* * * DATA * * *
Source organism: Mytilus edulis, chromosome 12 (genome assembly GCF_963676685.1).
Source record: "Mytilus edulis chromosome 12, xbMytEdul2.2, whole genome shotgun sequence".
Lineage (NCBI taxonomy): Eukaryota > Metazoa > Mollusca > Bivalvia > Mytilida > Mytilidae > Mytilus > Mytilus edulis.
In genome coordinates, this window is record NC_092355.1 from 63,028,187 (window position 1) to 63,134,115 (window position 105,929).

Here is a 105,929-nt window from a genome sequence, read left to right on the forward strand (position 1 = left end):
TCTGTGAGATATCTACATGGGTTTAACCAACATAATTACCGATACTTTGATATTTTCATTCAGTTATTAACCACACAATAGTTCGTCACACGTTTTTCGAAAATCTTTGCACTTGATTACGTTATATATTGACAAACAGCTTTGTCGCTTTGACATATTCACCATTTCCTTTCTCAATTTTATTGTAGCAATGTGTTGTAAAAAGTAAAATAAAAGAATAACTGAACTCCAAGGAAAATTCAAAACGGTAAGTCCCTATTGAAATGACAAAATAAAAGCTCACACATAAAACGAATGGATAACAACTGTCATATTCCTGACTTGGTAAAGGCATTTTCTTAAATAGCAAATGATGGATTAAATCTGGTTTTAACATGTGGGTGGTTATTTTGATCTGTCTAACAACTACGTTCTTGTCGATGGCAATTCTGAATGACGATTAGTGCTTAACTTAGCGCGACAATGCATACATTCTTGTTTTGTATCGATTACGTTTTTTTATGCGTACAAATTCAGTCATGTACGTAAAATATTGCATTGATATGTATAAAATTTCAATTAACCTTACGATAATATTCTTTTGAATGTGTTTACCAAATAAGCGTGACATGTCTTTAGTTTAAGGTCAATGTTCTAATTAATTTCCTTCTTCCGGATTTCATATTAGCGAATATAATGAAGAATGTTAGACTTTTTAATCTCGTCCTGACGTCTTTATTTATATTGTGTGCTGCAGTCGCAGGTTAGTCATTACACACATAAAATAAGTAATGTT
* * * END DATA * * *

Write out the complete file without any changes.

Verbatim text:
Source organism: Mytilus edulis, chromosome 12 (genome assembly GCF_963676685.1).
Source record: "Mytilus edulis chromosome 12, xbMytEdul2.2, whole genome shotgun sequence".
Lineage (NCBI taxonomy): Eukaryota > Metazoa > Mollusca > Bivalvia > Mytilida > Mytilidae > Mytilus > Mytilus edulis.
In genome coordinates, this window is record NC_092355.1 from 63,028,187 (window position 1) to 63,134,115 (window position 105,929).

Here is a 105,929-nt window from a genome sequence, read left to right on the forward strand (position 1 = left end):
TCTGTGAGATATCTACATGGGTTTAACCAACATAATTACCGATACTTTGATATTTTCATTCAGTTATTAACCACACAATAGTTCGTCACACGTTTTTCGAAAATCTTTGCACTTGATTACGTTATATATTGACAAACAGCTTTGTCGCTTTGACATATTCACCATTTCCTTTCTCAATTTTATTGTAGCAATGTGTTGTAAAAAGTAAAATAAAAGAATAACTGAACTCCAAGGAAAATTCAAAACGGTAAGTCCCTATTGAAATGACAAAATAAAAGCTCACACATAAAACGAATGGATAACAACTGTCATATTCCTGACTTGGTAAAGGCATTTTCTTAAATAGCAAATGATGGATTAAATCTGGTTTTAACATGTGGGTGGTTATTTTGATCTGTCTAACAACTACGTTCTTGTCGATGGCAATTCTGAATGACGATTAGTGCTTAACTTAGCGCGACAATGCATACATTCTTGTTTTGTATCGATTACGTTTTTTTATGCGTACAAATTCAGTCATGTACGTAAAATATTGCATTGATATGTATAAAATTTCAATTAACCTTACGATAATATTCTTTTGAATGTGTTTACCAAATAAGCGTGACATGTCTTTAGTTTAAGGTCAATGTTCTAATTAATTTCCTTCTTCCGGATTTCATATTAGCGAATATAATGAAGAATGTTAGACTTTTTAATCTCGTCCTGACGTCTTTATTTATATTGTGTGCTGCAGTCGCAGGTTAGTCATTACACACATAAAATAAGTAATGTT